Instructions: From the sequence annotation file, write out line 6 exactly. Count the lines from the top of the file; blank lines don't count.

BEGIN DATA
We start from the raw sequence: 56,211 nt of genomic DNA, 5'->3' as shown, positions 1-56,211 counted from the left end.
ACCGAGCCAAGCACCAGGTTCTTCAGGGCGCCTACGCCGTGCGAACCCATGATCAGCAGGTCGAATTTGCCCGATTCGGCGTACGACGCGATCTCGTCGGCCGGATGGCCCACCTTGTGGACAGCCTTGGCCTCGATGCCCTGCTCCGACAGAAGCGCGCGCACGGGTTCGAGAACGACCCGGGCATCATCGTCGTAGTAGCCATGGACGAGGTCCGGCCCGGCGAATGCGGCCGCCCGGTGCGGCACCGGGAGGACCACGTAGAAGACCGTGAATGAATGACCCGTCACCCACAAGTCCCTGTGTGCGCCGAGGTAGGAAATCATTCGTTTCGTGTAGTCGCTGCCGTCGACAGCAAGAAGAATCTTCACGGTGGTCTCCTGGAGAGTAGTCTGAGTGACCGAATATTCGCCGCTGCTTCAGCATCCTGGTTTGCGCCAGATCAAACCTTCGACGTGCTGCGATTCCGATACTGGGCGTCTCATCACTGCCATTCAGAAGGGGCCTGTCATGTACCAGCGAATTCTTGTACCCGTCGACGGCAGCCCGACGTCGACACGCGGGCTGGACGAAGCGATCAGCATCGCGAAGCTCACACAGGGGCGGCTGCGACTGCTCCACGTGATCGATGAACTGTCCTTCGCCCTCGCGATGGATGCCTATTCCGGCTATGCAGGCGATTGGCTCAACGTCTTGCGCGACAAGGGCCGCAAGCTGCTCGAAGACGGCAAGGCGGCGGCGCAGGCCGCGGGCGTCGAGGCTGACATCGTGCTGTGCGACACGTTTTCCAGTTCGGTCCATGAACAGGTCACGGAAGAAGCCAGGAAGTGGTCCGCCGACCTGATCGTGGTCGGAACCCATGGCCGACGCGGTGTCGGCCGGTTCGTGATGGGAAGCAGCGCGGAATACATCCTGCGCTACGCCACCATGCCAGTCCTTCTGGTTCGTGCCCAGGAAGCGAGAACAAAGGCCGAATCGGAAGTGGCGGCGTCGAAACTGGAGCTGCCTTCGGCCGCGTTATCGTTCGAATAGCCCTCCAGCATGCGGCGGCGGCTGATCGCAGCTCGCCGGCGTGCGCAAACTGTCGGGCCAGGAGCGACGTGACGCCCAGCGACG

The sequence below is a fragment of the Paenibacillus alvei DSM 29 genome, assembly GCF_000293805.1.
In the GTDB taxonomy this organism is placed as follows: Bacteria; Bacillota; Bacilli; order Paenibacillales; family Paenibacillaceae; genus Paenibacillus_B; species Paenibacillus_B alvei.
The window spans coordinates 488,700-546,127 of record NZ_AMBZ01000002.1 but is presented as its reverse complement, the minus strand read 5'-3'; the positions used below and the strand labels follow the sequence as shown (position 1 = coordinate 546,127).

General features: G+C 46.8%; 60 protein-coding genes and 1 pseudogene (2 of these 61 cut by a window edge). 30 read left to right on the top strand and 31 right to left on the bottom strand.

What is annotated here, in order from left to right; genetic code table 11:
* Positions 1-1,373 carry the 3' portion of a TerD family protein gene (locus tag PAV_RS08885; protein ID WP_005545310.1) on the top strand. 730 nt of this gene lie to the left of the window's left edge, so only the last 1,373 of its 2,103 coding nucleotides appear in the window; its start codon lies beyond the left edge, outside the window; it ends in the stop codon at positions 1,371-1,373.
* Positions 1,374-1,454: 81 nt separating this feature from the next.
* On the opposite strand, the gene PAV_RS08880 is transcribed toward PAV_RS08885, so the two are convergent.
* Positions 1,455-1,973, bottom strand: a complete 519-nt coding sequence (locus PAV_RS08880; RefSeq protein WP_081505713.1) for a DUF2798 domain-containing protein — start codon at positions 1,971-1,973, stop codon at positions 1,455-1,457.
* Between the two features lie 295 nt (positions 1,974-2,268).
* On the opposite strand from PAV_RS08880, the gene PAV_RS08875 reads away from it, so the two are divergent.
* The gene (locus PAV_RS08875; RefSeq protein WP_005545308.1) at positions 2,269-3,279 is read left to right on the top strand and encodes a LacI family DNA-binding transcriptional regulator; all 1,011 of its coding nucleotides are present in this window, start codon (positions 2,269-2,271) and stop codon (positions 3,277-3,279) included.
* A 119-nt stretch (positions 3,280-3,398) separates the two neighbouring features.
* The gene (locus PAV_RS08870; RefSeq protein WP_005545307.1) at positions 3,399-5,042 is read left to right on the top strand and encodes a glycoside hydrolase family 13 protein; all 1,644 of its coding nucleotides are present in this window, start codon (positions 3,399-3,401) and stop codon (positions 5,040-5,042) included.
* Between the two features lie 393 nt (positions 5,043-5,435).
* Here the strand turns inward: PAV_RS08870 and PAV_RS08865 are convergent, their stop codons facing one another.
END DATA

General features: G+C 46.8%; 60 protein-coding genes and 1 pseudogene (2 of these 61 cut by a window edge). 30 read left to right on the top strand and 31 right to left on the bottom strand.